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As of 2017-09-25, my preferred web browser is Mozilla Firefox.
It feels as though it's become clunkier with every update for the past few years but it remains my daily beater. Whatever flaws it may have, I find its pros (e.g. it's FOSS, it isn't a botnet client...) to be far more important than its cons (e.g. Mozilla is nutty, it crashes a few times a week).
What follows is a list of addons that I use on one or more of my computers. Many of them are available for other browsers (e.g. Opera or Chrome) due to the userscript-ish nature of modern addon systems. That said, I would strongly recommend using them to extend Firefox rather than any other (clearly inferior) user agent.
Somewhat of a NoScript for power users. It allows you to specify what types of resources each website can fetch or use, most notably cookies and scripts. An absolute must if you want a safer and more private web experience at the cost of web experience degradation and a fair amount of time consumption in the first few days of use. My setting is a global block on everything that isn't a first party image, stylesheet or frame. I then manually add cross-site capabilities as needed whenever I need to use poorly engineered websites that rely on CDNs.
An ad blocker based on uBlock. It adds the option to download and automatically click on ads in order to disrupt your advertising profile. You also get a nice page that can show you all the ads it blocked or "blocked". I personally use it at a 35% click rate because clicking all ads likely doesn't actually count your click and I want the advertisement industry to bleed money for participating in the hypercommoditization of the Internet. Works well as a complement to uMatrix if you set them up properly. uBlock is certainly enough if you're not going to be turning on the ad fetching option.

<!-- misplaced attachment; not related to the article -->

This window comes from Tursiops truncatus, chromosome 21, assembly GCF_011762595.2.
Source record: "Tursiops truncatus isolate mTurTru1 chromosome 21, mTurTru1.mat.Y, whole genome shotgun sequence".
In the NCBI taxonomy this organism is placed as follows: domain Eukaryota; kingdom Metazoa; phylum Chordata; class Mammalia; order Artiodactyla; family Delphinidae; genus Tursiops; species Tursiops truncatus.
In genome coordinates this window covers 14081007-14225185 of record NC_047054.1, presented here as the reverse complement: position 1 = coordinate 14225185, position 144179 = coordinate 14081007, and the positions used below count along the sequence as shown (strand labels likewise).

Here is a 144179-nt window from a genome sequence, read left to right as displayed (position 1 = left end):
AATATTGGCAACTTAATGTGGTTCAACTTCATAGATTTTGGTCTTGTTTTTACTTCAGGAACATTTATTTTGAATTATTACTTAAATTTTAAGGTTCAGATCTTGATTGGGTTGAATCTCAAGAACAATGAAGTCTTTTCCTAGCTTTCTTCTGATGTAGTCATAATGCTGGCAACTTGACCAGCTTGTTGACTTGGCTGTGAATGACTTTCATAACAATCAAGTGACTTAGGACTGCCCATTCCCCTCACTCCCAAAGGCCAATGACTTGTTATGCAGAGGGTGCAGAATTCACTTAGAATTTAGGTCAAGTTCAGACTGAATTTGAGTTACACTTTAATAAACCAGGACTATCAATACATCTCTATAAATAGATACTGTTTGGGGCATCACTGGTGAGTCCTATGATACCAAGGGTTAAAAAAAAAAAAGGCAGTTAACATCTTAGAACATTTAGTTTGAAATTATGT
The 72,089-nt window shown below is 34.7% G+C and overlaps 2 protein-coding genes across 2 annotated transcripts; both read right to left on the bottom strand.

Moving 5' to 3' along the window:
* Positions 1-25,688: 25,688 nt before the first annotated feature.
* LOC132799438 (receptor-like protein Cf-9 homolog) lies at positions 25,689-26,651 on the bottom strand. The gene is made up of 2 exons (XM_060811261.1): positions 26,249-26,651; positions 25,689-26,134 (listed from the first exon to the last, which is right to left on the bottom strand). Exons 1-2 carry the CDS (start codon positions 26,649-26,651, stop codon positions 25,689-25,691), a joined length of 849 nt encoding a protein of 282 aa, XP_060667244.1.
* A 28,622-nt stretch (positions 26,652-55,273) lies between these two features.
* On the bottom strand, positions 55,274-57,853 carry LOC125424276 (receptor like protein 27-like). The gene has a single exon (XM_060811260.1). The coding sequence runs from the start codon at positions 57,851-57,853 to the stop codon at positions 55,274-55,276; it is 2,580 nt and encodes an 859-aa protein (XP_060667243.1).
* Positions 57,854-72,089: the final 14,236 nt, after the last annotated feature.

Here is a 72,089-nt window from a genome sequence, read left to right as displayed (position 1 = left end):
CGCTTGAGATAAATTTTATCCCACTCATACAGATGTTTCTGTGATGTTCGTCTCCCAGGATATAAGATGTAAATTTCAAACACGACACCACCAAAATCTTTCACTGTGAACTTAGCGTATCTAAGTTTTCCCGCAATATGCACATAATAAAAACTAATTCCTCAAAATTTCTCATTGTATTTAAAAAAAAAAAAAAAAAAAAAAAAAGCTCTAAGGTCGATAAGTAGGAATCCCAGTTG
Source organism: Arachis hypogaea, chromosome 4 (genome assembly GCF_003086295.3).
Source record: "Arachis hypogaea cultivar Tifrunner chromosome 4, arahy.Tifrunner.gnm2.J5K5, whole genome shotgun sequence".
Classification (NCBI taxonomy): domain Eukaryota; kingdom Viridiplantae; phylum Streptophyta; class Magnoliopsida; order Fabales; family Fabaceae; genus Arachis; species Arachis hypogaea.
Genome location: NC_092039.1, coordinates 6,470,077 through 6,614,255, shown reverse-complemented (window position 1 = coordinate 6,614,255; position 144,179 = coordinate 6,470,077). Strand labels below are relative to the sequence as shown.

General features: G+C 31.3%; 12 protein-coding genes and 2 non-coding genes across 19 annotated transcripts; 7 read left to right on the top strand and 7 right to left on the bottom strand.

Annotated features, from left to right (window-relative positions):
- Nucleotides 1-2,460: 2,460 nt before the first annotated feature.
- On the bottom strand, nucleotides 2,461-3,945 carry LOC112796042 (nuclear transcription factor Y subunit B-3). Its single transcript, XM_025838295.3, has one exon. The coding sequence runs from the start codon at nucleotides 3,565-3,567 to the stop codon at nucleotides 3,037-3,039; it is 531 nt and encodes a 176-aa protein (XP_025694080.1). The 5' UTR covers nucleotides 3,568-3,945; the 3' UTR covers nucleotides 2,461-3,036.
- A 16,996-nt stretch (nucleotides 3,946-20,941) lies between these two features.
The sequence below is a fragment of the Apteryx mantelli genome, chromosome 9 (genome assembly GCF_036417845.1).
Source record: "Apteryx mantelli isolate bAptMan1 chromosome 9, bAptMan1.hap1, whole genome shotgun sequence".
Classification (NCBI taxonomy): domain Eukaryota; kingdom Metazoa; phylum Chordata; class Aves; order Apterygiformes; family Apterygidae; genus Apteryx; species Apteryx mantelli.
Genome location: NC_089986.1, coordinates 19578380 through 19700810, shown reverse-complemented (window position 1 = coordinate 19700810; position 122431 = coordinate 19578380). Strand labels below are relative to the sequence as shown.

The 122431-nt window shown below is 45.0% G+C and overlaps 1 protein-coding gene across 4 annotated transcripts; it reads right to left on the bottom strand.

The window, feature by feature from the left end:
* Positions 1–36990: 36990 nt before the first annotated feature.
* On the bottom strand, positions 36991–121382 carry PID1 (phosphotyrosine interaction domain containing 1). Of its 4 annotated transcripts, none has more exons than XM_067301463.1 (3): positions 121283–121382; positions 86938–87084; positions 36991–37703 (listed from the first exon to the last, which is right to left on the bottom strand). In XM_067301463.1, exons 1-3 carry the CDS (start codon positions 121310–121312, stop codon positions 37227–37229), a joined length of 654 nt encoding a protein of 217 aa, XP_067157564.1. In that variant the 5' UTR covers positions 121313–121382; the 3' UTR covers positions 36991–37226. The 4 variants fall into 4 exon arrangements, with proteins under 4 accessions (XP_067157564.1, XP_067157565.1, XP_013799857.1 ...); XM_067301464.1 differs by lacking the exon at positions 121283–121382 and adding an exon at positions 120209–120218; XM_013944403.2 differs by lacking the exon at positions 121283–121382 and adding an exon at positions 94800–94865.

Essentially a local cacher for some common CDN content. This has the effect of making your web browsing slightly faster and much more private. You wouldn't notice the speed difference but it seemed to work when I tested it so there's strictly no reason not to use it.
Shows a little flag to your UI indicating where the server you're connecting to is located. Can be useful under certain circumstances like noticing host changes or figuring out what content can legally be hosted there.
Makes the Steam website usable. Mandatory for frequent Steam users.
Makes the YouTube website usable. Mandatory for frequent YouTube users.
Becoming obsolete as browser vendors are making their inspectors more and more complete. That said, it still deserves a place in my addons for now as it offers enough non-inspector features that I wouldn't want to collect elsewhere.
Used to be a good proxy switcher but it's now terrible so I'll have to find an alternative so I won't bother linking to it. Though I haven't used it much, Proxy Switcher seems fine.
Good idea but the implementation is naive and potentially harmful. It ends up sending what's essentially a partial browsing history to a third party server so I won't recommend it anymore. I'll have to find an alternative but still use it in the meantime.
As it says in the title; it cleans up links, removing tracking data and rebuilds direct hrefs rather than going through click counters. Doesn't work on most sites anymore and all current alternatives are inferior. I'll need to find an alternative.